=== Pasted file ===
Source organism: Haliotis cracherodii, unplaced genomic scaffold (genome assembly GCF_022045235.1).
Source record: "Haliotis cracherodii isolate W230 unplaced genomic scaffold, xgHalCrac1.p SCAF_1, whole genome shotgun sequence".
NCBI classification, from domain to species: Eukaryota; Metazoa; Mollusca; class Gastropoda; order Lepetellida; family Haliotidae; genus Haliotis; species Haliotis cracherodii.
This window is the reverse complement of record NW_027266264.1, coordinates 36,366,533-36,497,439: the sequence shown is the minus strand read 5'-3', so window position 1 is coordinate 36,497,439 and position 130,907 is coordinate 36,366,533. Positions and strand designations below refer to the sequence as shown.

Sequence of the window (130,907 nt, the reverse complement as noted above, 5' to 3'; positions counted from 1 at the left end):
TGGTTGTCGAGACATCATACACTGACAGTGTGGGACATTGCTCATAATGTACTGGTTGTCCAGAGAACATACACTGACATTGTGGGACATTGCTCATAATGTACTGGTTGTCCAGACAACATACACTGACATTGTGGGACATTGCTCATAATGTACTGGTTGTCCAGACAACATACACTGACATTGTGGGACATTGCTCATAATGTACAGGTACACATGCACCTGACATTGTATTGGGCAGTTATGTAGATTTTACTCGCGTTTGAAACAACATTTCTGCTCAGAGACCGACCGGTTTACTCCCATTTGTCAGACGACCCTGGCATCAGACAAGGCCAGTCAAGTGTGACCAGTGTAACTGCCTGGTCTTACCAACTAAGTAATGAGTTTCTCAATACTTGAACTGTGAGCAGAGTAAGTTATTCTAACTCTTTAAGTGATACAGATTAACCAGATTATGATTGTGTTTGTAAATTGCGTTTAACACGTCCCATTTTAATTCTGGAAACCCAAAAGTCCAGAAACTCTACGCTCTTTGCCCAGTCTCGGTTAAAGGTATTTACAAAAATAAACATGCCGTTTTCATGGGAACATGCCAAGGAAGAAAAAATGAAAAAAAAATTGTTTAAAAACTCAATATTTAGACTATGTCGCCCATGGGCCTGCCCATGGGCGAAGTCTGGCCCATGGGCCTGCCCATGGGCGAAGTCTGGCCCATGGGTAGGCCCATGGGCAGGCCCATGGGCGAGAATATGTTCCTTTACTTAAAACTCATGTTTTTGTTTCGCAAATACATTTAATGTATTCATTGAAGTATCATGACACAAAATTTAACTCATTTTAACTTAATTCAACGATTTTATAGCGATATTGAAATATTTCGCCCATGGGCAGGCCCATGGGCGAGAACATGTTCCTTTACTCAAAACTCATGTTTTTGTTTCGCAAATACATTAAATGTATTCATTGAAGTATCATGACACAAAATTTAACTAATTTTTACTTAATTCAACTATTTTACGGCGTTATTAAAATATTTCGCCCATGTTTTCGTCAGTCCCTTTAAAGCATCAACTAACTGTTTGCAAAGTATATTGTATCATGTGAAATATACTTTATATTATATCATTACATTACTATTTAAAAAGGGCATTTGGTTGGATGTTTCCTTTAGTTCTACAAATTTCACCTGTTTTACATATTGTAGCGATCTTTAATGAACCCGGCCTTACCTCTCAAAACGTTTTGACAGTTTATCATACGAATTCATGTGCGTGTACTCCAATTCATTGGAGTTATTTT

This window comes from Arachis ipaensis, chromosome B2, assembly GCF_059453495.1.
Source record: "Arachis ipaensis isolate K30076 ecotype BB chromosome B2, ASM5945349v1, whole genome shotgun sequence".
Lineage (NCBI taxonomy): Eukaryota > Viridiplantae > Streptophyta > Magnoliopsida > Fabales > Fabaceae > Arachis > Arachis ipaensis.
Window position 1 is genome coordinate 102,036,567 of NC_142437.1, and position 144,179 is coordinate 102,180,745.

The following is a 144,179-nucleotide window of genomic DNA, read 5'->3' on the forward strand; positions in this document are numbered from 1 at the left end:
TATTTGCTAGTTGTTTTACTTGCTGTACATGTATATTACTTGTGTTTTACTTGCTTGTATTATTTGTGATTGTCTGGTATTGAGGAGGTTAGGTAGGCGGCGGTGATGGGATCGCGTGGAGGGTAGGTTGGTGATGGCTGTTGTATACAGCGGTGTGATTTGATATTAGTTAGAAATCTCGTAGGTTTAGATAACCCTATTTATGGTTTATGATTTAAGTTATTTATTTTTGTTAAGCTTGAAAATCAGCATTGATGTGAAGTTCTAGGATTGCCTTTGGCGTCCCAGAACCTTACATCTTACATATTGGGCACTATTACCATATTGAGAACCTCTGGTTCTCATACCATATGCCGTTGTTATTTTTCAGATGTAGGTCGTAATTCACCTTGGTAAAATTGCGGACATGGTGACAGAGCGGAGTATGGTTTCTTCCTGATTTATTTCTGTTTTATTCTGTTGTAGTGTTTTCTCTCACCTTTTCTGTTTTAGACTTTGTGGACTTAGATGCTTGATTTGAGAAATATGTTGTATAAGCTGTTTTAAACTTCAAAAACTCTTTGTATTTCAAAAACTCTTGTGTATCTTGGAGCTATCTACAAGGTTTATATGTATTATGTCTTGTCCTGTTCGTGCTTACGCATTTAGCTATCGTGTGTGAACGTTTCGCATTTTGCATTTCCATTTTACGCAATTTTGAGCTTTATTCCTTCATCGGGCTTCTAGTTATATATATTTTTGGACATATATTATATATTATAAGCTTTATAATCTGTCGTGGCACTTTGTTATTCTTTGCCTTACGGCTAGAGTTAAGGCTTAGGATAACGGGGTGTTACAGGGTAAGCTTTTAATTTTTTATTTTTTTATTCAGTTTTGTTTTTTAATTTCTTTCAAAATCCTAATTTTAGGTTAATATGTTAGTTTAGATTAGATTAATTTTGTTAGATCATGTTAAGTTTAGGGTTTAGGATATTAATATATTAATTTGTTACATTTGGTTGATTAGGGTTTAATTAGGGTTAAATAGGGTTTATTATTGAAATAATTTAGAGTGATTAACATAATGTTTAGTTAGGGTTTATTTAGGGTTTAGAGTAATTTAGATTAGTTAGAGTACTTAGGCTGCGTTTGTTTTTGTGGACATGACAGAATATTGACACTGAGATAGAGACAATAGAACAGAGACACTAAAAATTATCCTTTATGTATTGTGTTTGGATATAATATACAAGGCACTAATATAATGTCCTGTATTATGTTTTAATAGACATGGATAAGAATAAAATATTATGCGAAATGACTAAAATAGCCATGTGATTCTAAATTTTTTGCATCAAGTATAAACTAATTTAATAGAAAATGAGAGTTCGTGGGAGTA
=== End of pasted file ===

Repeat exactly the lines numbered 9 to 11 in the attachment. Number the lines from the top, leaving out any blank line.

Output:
Lineage (NCBI taxonomy): Eukaryota > Viridiplantae > Streptophyta > Magnoliopsida > Fabales > Fabaceae > Arachis > Arachis ipaensis.
Window position 1 is genome coordinate 102,036,567 of NC_142437.1, and position 144,179 is coordinate 102,180,745.

The following is a 144,179-nucleotide window of genomic DNA, read 5'->3' on the forward strand; positions in this document are numbered from 1 at the left end: